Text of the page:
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Jumbo Rapid Feeders & Crownboards

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House Bee
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I've just been looking at the Jumbo Rapid Feeders advertised on Thorne's website:

Jumbo Rapid Feeder



In the description they say:

"This feeder will probably require a new feed hole in your crownboard."

Does anyone out there have one of these, and can tell me what modifications the crownboard needs (assuming a 'standard' national with the 2 oval slots for porter bee escapes)?
 

Heather 

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My crown boards have a second opening at one end that accommodates this. If you havent- just cut a small hole one end. Later can cover with a tile to seal again.
 

Finman 

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The feeder seems very good.

You must make the bees' walking surfaces rough that bees do not slip into syrup. 6 litre is a good amount.
 
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Black Comb 

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I use these and I like them.
No spilling of syrup which I tend to do with the contact feeders. They are easy to top up too (with plastic milk bottle full of syrup).

You need approx. 2" min (I made mine 3") hole biased towards one end (I always put this end towards the front of the hive). I made a new crown board (easy) and bought a hole saw for a fiver on offer at B & q.

I found it helps if you draw around the outline of the feeder on the crownboard then when you take it off for inspection it's easy to re-locate when it has syrup in it.

Don't forget that the bottom of the feed part protrudes slightly below the base of the feeder so you have to have this min sized hole.
 

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House Bee
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I'm not sure what the inside of the feed cone is made of - if its smooth plastic then I'll paint it with some PVA glue with sand mixed into it - this should provide enough grip for the bees to not fall in.

I'll order a couple, and then see what I can make as a crownboard out of some old bits of wood.

Thanks for the advice! :cheers2:
 

Black Comb 

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Inside of feed cone has serrations to help them grip.
 

SixFooter 

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I have one and used it last year without modification. No bees drowned!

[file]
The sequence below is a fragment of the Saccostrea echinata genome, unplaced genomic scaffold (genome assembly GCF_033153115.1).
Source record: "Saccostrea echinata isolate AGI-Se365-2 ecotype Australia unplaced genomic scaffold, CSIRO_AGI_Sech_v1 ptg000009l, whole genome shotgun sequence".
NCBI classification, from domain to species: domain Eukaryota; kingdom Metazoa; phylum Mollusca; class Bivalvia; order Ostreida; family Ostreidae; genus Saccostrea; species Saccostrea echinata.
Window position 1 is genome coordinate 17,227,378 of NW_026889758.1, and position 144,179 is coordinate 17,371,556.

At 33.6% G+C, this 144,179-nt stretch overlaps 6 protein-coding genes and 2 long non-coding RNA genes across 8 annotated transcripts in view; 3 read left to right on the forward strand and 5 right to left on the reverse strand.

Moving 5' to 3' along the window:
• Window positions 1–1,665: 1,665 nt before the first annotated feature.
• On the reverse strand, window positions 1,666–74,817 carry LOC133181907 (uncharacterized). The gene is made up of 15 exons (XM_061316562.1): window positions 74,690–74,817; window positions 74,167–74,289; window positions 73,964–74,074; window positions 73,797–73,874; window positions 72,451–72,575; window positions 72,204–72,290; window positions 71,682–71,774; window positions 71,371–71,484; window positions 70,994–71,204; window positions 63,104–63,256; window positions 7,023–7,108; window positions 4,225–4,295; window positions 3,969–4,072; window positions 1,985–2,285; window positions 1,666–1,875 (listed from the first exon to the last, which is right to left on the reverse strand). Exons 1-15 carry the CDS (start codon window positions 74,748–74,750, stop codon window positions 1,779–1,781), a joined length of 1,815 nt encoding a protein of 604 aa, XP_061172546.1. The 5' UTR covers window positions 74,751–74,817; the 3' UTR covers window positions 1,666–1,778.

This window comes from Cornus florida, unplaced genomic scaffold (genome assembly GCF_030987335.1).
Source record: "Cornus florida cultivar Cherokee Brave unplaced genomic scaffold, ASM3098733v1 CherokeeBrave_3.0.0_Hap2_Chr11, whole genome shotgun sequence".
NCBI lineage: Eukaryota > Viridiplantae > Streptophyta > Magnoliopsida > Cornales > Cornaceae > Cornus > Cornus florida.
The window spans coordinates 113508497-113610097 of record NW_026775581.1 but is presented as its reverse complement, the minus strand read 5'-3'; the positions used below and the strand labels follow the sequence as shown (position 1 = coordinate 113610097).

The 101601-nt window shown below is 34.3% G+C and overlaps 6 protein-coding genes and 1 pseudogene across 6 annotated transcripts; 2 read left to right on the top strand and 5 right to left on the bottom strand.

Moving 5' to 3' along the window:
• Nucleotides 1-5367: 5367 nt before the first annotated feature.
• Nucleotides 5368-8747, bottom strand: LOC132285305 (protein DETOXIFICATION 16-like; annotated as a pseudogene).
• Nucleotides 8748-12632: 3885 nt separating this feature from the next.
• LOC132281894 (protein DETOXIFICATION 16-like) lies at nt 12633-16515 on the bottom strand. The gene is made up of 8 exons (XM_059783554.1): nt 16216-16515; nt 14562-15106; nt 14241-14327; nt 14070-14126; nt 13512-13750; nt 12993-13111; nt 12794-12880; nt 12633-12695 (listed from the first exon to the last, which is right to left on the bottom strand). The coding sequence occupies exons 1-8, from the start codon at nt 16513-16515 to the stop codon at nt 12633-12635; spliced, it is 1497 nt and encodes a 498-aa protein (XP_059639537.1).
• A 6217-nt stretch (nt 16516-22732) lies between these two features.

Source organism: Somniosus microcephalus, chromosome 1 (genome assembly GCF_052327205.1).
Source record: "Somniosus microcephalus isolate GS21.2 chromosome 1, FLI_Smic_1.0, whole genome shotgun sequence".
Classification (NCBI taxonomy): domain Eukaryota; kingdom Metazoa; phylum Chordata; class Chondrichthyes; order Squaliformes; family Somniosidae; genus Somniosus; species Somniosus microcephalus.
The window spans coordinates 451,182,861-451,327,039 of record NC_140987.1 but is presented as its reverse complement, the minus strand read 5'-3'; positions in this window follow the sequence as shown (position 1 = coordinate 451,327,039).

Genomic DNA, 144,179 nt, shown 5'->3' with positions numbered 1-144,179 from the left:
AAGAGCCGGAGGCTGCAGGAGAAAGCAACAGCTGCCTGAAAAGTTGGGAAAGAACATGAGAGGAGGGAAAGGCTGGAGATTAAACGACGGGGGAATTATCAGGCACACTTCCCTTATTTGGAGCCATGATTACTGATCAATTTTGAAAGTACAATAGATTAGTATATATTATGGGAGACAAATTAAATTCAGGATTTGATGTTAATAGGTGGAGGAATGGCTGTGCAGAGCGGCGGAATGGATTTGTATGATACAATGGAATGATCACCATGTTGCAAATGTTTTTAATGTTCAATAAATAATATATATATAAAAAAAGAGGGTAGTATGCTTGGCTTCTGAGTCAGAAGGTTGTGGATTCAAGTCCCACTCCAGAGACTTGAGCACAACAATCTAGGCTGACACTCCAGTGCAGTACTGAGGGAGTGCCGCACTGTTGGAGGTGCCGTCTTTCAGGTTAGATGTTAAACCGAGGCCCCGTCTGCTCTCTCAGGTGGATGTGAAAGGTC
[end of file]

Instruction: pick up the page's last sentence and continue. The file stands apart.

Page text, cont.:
mbc 

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has anyone splashed out on the maisemore feeder yet ? I always thought it was daft no one offers an ashforth/miller made out of strong virtually everlasting plastic(this discounts thornes rather flimsy drop in feeders which I've bought a few of and already broken them!)
 

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I've just received some of the Thorne Jumbo Feeders - they look good - sturdy plastic - not flimsy like the drop-in ones.

To answer my original question the feed hole for the bees is 4cm in diameter, with its centre-point 8cm from one of the short edges.

I'll be putting them on the hives soon, once I find my drill :)
 

oliver90owner 

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Well, I, for one would not be using a large feeder at this time of the year, unless the bees were starving! I think one needs a much more subtle approach for spring boosting. One needs the syrup to be used as feed, not just transferred to comb.

Regards, RAB
 

SixFooter 

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Well, I, for one would not be using a large feeder at this time of the year, unless the bees were starving! I think one needs a much more subtle approach for spring boosting. One needs the syrup to be used as feed, not just transferred to comb.

Regards, RAB
I read somewhere that in spring one should use a contact feeder rather than a rapid feeder as the bees are reluctant to climb into a rapid feeder when the temperature is low.
 

oliver90owner 

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I'm with poly Hive. Frame feeders are perfectly adequate. I was not caring a jot for type; just the size was mentioned in my post?

Regards, RAB
 

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